Welcome to the Greenland temperature information center

Greenland is covered by a large ice-sheet, which holds water to raise global sea-level by 7m. It has been shown that temperature is an important factor controlling the size of the Ice-sheet. Therefore, we have been investigating how Greenland varied over time especially beyond observations. This page is created by Dr. Takuro Kobashi at University of Bern, and the project is supported by EU Marie Curie Fellowship. 

Project Completed (2017/5/3)!
The final paper has been published. This completes the Greenland temperature project. 

Kobashi, T., L. Menviel, A. Jeltsch-Thömmes, B. M. Vinther, J. E. Box, R. Muscheler, T. Nakaegawa, P. L. Pfister, M. Döring, M. Leuenberger, H. Wanner, A. Ohmura, Volcanic influence on centennial to millennial Holocene Greenland temperature change, Scientific Reports, 7, Article number: 1441, 2017. pdf

Project at a Glance

We have been reconstructing Greenland temperature using ice cores, and investigate the mechanisms of the changes. Contrasting to the conventional method of using oxygen isotope of ice, we use argon and nitrogen isotopes in trapped air in ice cores. 
  • Develop a robust method of reconstruct multi-decadal temperature change in Greenland. 
  • Investigate the causes of the temperature changes.

Project Objectives

The objectives of this project is to better understand climate system in multi-decadal to longer time scale, which has substantial impacts on societal development in the past, present, and future.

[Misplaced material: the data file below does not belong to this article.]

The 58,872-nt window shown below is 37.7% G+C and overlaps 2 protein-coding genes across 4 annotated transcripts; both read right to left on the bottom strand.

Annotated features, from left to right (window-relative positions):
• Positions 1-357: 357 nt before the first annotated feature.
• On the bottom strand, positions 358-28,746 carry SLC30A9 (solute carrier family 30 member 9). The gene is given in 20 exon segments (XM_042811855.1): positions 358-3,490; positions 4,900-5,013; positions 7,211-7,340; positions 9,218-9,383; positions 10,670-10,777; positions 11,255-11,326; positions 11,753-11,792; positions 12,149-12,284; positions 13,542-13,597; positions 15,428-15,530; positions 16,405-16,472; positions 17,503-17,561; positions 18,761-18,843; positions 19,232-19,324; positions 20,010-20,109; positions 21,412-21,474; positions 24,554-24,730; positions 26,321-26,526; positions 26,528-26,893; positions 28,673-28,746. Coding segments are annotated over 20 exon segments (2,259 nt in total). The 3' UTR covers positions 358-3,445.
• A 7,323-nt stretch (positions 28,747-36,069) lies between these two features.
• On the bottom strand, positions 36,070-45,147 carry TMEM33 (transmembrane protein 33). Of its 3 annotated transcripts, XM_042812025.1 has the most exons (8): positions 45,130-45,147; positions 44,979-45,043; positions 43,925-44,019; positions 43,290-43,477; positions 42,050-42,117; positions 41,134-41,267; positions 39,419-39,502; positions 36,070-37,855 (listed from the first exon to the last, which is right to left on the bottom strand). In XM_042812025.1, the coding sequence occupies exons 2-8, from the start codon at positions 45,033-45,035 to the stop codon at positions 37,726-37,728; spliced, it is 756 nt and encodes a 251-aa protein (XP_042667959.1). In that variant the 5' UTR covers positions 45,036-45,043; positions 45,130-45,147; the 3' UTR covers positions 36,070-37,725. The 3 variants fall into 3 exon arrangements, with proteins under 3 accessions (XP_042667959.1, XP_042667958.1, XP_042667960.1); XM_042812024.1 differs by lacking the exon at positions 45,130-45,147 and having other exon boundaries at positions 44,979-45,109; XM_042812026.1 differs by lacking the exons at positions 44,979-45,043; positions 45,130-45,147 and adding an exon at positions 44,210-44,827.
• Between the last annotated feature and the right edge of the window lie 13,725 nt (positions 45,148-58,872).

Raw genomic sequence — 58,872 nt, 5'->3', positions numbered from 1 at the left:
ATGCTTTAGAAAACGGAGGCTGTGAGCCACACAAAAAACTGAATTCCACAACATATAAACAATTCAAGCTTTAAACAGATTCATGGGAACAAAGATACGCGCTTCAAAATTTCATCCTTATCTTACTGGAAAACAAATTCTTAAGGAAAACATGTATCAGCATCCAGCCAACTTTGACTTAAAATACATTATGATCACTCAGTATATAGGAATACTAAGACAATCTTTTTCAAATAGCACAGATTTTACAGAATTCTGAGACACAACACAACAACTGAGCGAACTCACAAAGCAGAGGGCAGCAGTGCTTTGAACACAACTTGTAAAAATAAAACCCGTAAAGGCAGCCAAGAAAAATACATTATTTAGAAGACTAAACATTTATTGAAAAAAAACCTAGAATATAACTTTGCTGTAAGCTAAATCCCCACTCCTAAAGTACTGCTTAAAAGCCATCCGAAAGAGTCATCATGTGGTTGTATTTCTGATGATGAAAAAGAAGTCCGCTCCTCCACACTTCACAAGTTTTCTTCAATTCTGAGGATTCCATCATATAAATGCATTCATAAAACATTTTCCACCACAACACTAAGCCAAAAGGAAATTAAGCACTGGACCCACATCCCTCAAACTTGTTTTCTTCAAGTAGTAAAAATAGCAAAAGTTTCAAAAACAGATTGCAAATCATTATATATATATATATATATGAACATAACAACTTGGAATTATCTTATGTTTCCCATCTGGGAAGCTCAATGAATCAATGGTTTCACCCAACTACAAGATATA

• Understand causes of climate change in multidecadal scales or longer. 
  • Greenland temperature is highly related with ocean and atmospheric changes in the region.
  • Interpret human induced climate change within natural variability.
  • Consider human's roles in the future development of nature in a longer time scale.  

How can temperature change can be recovered from gas occluded in air? 

  • We use nitrogen and argon isotopes in air trapped in ice cores. These isotopes are constant in atmosphere for tens of thousands of years. So, any deviations in ice cores from atmospheric composition can be traced into the process in the snow (firn) layer. 
  • Gasses in the firn layer fractionate according to the depth of the layer and the temperature gradient. As the temperature sensitivity of nitrogen and argon isotopes are different, we can reconstruct temperature gradients in the firn layer by measuring nitrogen and argon isotopic ratio in bubbles within ice cores.
  • The temperature gradients estimated from ice cores can be used to reconstruct surface temperature variations by integrating the temperature gradients using firn densification and heat diffusion models.
  • We tested this method by various ways, and we found that the method can capture the surface temperature variability within estimated uncertainties. 
  • This is better than the methods which use firn densification heat diffusion model to constrain firn depths for the temperature calculations. This is largely due to the fact that firn-densification heat diffusion models are not precise enough to constrain firn thickness when the temperature variation is small like the Holocene.    

Recent findings

  • We published a paper about solar influences on Greenland temperature. The intriguing results show that multidecadal Greenland temperatures were heavy influenced by changes in Northern Hemisphere and solar activity. It is no surprise that Greenland temperature changes with North Hemisphere temperature as it is part of it, but data clearly show Greenland temperature is negatively controlled by solar activity. 
  • Greenland temperature warms when solar activity decreases, and it cools when solar activity increases (relative to Norther Hemispheric temperature trend)!  


Any questions? Send an e-mail to me (takuro.kobashi@gmail.com).